People's Park, Cintra Street, George Town, Penang

People's Park, Penang's first low-cost housing estate, was built in the 1960s.

In the 1960s, the Penang state government, then under the Alliance ruling coalition (now Barisan Nasional), launched the first low-cost housing project in Penang at Cintra Street. The People's Court, one of the first housing estates on Penang Island, was built by the George Town City Council in 1961.

Today, Cintra Street is considered part of George Town's Chinatown, with Chinese restaurants and coffee shops lining the street.

100 Cintra Street, George Town, Penang

The blue-tinged 100 Cintra Street building now serves as a heritage bazaar.

Notable Landmark

100 Cintra Street

Hotels

  • Cintra Heritage House
  • Campbell House
  • Nam Keng Hotel
  • Inn Residence 18
  • Malabar
Spy wrought iron sculpture, Cintra Street, George Town, Penang

Spy Iron Sculpture, Cintra Street

Street Art

Two wrought iron sculptures have been installed along Cintra Street. One commemorates the history of Cintra Street, while the other celebrates the Chinese cuisine along Cintra Street.

  • Spy sculpture
    • Description : In the early 20th. century, the slightly risque reputation of this area was further enhanced by the presence of Japanese camera shops which were suspected of covert spying activities.
  • Same Taste, Same Look wrought iron sculpture, Cintra Street, George Town, Penang

    Same Taste, Same Look Iron Sculpture, Cintra Street

    Same Look, Same Taste sculpture
    • Description : Here you'll find traditional Cantonese restaurant serving Dim Sum.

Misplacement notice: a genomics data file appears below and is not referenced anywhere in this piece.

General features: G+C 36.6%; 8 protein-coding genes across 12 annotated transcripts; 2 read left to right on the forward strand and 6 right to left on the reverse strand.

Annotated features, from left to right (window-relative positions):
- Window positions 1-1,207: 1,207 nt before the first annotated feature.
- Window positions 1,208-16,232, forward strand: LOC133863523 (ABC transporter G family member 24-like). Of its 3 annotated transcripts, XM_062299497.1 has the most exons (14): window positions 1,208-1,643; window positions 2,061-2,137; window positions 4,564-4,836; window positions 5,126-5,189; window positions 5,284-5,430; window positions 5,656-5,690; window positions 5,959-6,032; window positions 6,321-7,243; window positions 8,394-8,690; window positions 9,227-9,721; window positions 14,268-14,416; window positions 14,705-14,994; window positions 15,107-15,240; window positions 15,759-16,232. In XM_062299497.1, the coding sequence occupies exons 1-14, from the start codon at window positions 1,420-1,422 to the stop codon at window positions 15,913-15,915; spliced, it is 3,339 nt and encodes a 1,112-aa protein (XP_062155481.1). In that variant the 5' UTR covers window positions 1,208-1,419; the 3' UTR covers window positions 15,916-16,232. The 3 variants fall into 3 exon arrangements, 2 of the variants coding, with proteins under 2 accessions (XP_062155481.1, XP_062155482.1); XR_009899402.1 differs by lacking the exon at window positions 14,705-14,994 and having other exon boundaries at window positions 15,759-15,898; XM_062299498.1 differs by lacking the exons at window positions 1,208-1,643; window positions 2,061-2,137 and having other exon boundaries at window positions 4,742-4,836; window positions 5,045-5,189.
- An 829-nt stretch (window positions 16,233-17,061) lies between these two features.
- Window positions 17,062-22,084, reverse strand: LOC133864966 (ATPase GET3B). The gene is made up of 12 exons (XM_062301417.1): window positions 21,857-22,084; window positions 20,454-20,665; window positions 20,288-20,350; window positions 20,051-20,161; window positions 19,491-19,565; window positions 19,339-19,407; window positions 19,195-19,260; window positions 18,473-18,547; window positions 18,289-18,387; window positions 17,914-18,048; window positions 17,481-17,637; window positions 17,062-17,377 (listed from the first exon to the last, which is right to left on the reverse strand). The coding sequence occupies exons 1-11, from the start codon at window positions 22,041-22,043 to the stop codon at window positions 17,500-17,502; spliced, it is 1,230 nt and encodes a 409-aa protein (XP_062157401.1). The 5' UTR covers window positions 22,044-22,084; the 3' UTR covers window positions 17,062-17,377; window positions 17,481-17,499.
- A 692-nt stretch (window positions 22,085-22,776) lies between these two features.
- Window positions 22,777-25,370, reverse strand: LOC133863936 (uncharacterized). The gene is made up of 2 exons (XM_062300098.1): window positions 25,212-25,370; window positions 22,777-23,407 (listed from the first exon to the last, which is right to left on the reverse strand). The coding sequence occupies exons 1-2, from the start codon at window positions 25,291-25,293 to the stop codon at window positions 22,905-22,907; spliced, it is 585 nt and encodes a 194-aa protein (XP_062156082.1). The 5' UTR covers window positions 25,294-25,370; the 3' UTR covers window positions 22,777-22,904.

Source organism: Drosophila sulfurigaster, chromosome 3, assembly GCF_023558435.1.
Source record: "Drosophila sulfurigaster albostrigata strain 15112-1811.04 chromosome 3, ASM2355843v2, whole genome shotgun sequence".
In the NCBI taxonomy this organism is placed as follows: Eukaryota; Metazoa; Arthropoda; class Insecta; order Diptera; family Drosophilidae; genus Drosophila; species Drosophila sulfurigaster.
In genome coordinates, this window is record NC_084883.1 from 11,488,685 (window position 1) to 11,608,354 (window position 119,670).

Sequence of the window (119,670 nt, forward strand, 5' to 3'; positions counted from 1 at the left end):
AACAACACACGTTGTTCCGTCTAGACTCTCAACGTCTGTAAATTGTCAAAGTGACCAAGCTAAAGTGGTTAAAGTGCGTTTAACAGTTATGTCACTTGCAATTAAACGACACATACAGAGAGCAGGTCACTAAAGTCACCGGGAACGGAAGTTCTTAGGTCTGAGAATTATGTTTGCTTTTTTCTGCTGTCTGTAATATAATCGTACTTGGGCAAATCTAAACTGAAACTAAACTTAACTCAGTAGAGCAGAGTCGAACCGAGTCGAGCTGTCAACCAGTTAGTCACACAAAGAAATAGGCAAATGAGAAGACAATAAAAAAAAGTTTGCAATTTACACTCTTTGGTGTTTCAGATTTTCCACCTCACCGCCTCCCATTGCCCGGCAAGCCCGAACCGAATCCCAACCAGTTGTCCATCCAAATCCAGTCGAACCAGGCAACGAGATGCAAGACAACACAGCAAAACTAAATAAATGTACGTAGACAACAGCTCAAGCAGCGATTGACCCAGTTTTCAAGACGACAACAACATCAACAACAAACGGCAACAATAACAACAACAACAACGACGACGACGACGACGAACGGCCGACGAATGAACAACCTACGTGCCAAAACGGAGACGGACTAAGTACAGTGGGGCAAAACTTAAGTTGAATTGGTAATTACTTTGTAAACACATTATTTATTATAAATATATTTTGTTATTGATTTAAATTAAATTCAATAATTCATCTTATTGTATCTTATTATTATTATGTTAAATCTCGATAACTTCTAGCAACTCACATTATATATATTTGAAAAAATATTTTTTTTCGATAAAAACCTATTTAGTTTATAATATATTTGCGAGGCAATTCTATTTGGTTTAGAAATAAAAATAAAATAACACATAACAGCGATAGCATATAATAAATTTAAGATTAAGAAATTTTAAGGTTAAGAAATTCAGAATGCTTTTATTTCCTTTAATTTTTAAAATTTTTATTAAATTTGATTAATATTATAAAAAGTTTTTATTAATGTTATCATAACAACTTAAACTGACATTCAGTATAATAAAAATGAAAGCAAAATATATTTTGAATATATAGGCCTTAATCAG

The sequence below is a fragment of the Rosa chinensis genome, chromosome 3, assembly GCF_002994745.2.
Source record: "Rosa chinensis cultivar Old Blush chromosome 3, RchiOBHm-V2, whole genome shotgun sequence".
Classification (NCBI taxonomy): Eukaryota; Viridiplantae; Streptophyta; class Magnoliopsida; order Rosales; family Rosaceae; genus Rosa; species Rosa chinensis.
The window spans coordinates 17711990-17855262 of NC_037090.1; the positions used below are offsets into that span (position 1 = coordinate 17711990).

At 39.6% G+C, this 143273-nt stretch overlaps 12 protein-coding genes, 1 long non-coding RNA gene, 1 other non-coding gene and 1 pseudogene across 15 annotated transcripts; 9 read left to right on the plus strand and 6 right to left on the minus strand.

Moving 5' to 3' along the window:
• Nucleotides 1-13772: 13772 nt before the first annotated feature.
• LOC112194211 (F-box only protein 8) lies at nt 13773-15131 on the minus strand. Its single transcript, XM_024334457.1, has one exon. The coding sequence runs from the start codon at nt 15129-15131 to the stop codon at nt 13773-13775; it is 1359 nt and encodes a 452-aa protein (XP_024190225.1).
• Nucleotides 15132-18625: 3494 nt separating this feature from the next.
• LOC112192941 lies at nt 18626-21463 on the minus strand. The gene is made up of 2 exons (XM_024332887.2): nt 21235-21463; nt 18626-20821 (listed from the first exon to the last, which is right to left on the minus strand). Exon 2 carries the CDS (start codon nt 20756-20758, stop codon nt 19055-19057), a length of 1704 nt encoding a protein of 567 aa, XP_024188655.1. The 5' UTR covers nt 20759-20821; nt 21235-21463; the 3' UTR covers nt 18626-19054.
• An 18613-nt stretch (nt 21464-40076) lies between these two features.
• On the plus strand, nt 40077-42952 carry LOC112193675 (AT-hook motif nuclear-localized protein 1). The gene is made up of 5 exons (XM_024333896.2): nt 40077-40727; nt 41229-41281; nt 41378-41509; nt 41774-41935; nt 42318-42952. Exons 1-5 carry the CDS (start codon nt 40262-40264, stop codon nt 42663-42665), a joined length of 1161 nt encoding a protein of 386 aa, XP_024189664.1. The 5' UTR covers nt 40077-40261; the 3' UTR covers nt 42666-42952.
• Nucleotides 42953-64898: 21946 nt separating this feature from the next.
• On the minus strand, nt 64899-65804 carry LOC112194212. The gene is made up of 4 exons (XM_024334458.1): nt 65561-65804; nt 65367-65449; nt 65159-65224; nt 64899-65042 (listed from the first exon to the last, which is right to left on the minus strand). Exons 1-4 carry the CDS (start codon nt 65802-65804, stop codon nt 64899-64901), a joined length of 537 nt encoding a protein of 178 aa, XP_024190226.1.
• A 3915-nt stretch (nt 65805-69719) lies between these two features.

Food

Cintra Street Food Corner, George Town, Penang

Cintra Street Food Corner makes some of the best Chinese dumplings on Penang Island.

Bak chang Chinese dumpling

Bak chang, a type of Chinese meat dumpling

Perhaps the only bak chang (Chinese meat dumplings) stall on Penang Island is located here. The Cintra Street Food Corner, which makes among the best Chinese dumplings on Penang Island, started off as a cart-stall in the years before World War 2. One can sample various types of dumplings here, including the Penang Peranakan variant which contains a mixture of coriander-accented minced pork and sugar-cured wintermelon bits.

Cintra Street Hum Chin Peng stall, George Town, Penang

Cintra Street hum chin peng stall

Cintra Street hum chin peng

A piece of salted hum chin peng

Other than that, one of the most popular hum chin peng (Chinese bread snack) stalls on Penang Island is located at Cintra Street. The modest roadside hawker stall, which only opens between 1800 hours and 2100 hours daily, sells two types of hum chin peng - salted and red bean filling.

There are also several Chinese restaurants and coffee shops along Cintra Street. Some of these open in the mornings, serving the popular Cantonese dim sum. Others serve more local cuisine, such as Hokkien mee.

  • Tai Tong Restaurant
  • Foo Heong Restaurant
  • Wen Chang Chicken Rice Shop
  • Sin Guat Keong Coffee Shop
  • Hsiang Yang Coffee Shop

Political Representation

Penang State Government

Northern stretch between Chulia Street and Campbell Street

N.26 Padang Kota State Assemblyman : Chow Kon Yeow (Democratic Action Party)

Southern stretch between Campbell Street and Kimberley Street

N.28 Komtar State Assemblyman : Teh Lai Heng (Democratic Action Party)

Malaysian Federal Parliament

P.049 Tanjong Member of Parliament : Ng Wei Aik (Democratic Action Party)

References

  1. Khoo S.N., 2007. Streets of George Town, Penang. Areca Books.
  2. http://www.penang-traveltips.com/cintra-street.htm
  3. http://www.penang-online.com/pages/penang-hawker-food/food-at-cintra-street.php
  4. http://www.chowhound.com/post/penangs-bak-chang-rice-dumpling-cintra-st-food-corner-991668